Experts on leadership communications call it The New York Times rule or the "front page test." It's one of the most common aphorisms of advisers and attorneys who counsel executives on their business ethics, legal strategies and crisis management: Don't put anything in an email that you wouldn't want to see on the cover of The New York Times or another major newspaper.
Securities lawyers use it to remind corporate directors to think about what gets written down in board minutes. Law professors use it to remind people it has the power of the written word if the informality of verbal speech. Consultants traffic in it often. Warren Buffett has long used it as a reputation guide for his managers, at least since he became chairman of Salomon Brothers amid a bond-trading scandal in the early 1990s.
And yet, legally questionable or merely embarrassing examples bubble up again and again, from Hollywood (consider the racially insensitive jokes made by Sony executives) to Wall Street (recall those damaging emails from the Great Recession). Now Trump Organization executive vice president Donald Trump Jr., the president's eldest son, has released a stunning example: An email exchange in which he is offered the chance to meet with someone promising information that was "part of Russia and its government's support for Mr. Trump" and replied that "if it's what you say I love it especially later in the summer."
The New York Times reported that after Trump Jr. was told the Times was about to publish the content of the emails, he shared images of the emails himself via Twitter on Tuesday. That followed reports from the Times that the meeting had taken place. In The Washington Post's coverage of the emails, it called the exchange "the most concrete public evidence to date suggesting that top Trump campaign aides were eager for Russia's assistance in the campaign."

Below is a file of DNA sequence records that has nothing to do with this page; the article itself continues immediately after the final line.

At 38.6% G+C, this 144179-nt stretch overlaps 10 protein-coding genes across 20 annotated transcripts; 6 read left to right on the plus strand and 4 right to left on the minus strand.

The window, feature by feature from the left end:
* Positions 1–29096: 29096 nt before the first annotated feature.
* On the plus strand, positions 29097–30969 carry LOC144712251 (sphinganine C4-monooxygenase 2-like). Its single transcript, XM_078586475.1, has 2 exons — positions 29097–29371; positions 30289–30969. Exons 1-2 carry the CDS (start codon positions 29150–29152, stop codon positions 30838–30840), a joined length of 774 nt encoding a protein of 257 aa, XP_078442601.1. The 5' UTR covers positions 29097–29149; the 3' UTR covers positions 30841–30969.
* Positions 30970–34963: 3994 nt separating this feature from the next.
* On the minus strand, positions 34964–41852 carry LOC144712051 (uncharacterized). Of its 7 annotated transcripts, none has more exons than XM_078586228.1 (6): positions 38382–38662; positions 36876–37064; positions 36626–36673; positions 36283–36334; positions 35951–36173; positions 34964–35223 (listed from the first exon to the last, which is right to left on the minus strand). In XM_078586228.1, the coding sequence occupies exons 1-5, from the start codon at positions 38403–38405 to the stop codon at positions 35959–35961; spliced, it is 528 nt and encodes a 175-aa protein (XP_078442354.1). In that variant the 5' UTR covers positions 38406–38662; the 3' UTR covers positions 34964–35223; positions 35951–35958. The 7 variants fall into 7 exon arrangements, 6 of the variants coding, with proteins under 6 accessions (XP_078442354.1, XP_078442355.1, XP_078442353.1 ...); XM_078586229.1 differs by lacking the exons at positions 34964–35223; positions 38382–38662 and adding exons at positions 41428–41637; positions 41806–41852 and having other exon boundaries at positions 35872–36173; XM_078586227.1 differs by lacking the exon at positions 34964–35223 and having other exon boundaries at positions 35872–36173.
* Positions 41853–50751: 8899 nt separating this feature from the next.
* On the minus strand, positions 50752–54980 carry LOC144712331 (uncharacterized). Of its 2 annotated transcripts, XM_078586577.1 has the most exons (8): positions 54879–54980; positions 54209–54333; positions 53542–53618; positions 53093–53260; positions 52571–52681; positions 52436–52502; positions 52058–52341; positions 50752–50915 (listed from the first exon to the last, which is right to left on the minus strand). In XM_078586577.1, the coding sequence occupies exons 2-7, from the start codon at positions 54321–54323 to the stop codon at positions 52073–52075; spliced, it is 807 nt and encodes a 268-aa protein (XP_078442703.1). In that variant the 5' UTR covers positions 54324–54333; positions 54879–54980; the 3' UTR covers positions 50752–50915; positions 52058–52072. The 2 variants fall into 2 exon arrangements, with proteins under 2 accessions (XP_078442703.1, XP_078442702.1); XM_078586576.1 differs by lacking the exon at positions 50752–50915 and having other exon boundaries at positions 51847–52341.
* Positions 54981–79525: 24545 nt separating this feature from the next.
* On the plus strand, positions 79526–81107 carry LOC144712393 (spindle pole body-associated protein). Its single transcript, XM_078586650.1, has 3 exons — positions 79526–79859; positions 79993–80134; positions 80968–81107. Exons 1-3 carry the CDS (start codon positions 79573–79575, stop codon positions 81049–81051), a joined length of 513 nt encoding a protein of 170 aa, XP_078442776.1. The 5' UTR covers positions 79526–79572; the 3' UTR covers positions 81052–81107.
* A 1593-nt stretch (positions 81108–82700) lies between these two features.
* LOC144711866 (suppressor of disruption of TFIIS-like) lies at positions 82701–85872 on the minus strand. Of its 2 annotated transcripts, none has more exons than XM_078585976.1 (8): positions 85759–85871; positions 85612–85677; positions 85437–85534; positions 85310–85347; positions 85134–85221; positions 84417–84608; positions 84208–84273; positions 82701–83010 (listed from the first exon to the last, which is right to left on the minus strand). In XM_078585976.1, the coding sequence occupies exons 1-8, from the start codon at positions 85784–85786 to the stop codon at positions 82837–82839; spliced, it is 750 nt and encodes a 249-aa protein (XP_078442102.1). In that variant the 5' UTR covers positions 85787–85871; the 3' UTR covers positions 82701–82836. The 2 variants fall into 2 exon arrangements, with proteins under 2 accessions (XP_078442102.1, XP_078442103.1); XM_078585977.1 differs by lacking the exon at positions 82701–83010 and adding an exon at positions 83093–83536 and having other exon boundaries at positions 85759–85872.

On Monday, Trump Jr. sent a tweet suggesting he was hardly alone in taking meetings on political opposition research, and tweeted on Tuesday that "Media & Dems are extremely invested in the Russia story. If this nonsense meeting is all they have after a yr, I understand the desperation!" In a statement he released with the exchange, Trump Jr. said he was doing so to be "totally transparent."
Whatever the ultimate conclusion from these emails may be -- whether they crossed the line on collusion or are an overblown story about a rookie mistake, as some have suggested -- they are a blaring reminder of the high-risk perils of putting sensitive information in email form. Not only do they spell out an executive's exact words, but they put a time stamp on how quickly one responds. (The Times noted he responded "within minutes.")
That may be one reason why on Wall Street, some high-ranking executives still don't use email. Trump himself has said: "I'm not an email person myself. I don't believe in it." But he has also said that he loves them because you "can't erase emails."
But for most of us, it's a way of life, a part of the workday that is constantly there, an ever-present risk to organizations, reputations and careers. And it's the reason the simple, common-sense "test" or "rule" has become such a constant refrain from business advisers for everything from decision-making to corporate governance to communications strategy. It gives executives working in the nonstop whirl of a big deal or a critical decision -- or, ahem, a presidential campaign -- a quick way to pause, ask a basic question and, one hopes, make a wise choice.